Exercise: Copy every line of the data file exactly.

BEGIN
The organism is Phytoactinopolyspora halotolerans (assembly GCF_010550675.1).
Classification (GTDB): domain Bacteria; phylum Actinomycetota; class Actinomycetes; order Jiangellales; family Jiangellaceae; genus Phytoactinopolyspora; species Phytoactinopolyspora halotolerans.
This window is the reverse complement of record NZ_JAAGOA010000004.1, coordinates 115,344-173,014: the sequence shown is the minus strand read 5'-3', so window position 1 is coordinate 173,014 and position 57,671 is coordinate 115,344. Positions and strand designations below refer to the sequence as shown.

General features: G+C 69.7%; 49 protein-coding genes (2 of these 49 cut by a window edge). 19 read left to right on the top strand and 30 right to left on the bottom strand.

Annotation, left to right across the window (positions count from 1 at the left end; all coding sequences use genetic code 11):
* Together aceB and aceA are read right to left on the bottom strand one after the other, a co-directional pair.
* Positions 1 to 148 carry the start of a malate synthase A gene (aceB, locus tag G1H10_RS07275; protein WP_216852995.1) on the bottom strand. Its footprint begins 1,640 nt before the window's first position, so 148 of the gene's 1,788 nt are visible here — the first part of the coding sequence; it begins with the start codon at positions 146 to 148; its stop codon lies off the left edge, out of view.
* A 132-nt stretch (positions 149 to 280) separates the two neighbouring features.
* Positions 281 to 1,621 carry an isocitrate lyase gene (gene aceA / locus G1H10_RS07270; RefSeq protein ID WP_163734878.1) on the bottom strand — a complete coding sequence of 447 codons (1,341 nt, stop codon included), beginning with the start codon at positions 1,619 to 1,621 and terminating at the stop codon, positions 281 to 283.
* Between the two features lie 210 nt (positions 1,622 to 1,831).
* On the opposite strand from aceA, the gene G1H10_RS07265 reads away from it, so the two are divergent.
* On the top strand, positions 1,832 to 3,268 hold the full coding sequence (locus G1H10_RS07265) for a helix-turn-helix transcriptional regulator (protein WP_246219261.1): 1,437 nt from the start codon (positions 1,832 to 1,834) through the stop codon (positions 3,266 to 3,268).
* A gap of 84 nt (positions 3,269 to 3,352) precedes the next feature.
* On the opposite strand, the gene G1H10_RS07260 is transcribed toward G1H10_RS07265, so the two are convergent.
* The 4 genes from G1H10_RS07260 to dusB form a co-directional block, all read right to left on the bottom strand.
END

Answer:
The organism is Phytoactinopolyspora halotolerans (assembly GCF_010550675.1).
Classification (GTDB): domain Bacteria; phylum Actinomycetota; class Actinomycetes; order Jiangellales; family Jiangellaceae; genus Phytoactinopolyspora; species Phytoactinopolyspora halotolerans.
This window is the reverse complement of record NZ_JAAGOA010000004.1, coordinates 115,344-173,014: the sequence shown is the minus strand read 5'-3', so window position 1 is coordinate 173,014 and position 57,671 is coordinate 115,344. Positions and strand designations below refer to the sequence as shown.

General features: G+C 69.7%; 49 protein-coding genes (2 of these 49 cut by a window edge). 19 read left to right on the top strand and 30 right to left on the bottom strand.

Annotation, left to right across the window (positions count from 1 at the left end; all coding sequences use genetic code 11):
* Together aceB and aceA are read right to left on the bottom strand one after the other, a co-directional pair.
* Positions 1 to 148 carry the start of a malate synthase A gene (aceB, locus tag G1H10_RS07275; protein WP_216852995.1) on the bottom strand. Its footprint begins 1,640 nt before the window's first position, so 148 of the gene's 1,788 nt are visible here — the first part of the coding sequence; it begins with the start codon at positions 146 to 148; its stop codon lies off the left edge, out of view.
* A 132-nt stretch (positions 149 to 280) separates the two neighbouring features.
* Positions 281 to 1,621 carry an isocitrate lyase gene (gene aceA / locus G1H10_RS07270; RefSeq protein ID WP_163734878.1) on the bottom strand — a complete coding sequence of 447 codons (1,341 nt, stop codon included), beginning with the start codon at positions 1,619 to 1,621 and terminating at the stop codon, positions 281 to 283.
* Between the two features lie 210 nt (positions 1,622 to 1,831).
* On the opposite strand from aceA, the gene G1H10_RS07265 reads away from it, so the two are divergent.
* On the top strand, positions 1,832 to 3,268 hold the full coding sequence (locus G1H10_RS07265) for a helix-turn-helix transcriptional regulator (protein WP_246219261.1): 1,437 nt from the start codon (positions 1,832 to 1,834) through the stop codon (positions 3,266 to 3,268).
* A gap of 84 nt (positions 3,269 to 3,352) precedes the next feature.
* On the opposite strand, the gene G1H10_RS07260 is transcribed toward G1H10_RS07265, so the two are convergent.
* The 4 genes from G1H10_RS07260 to dusB form a co-directional block, all read right to left on the bottom strand.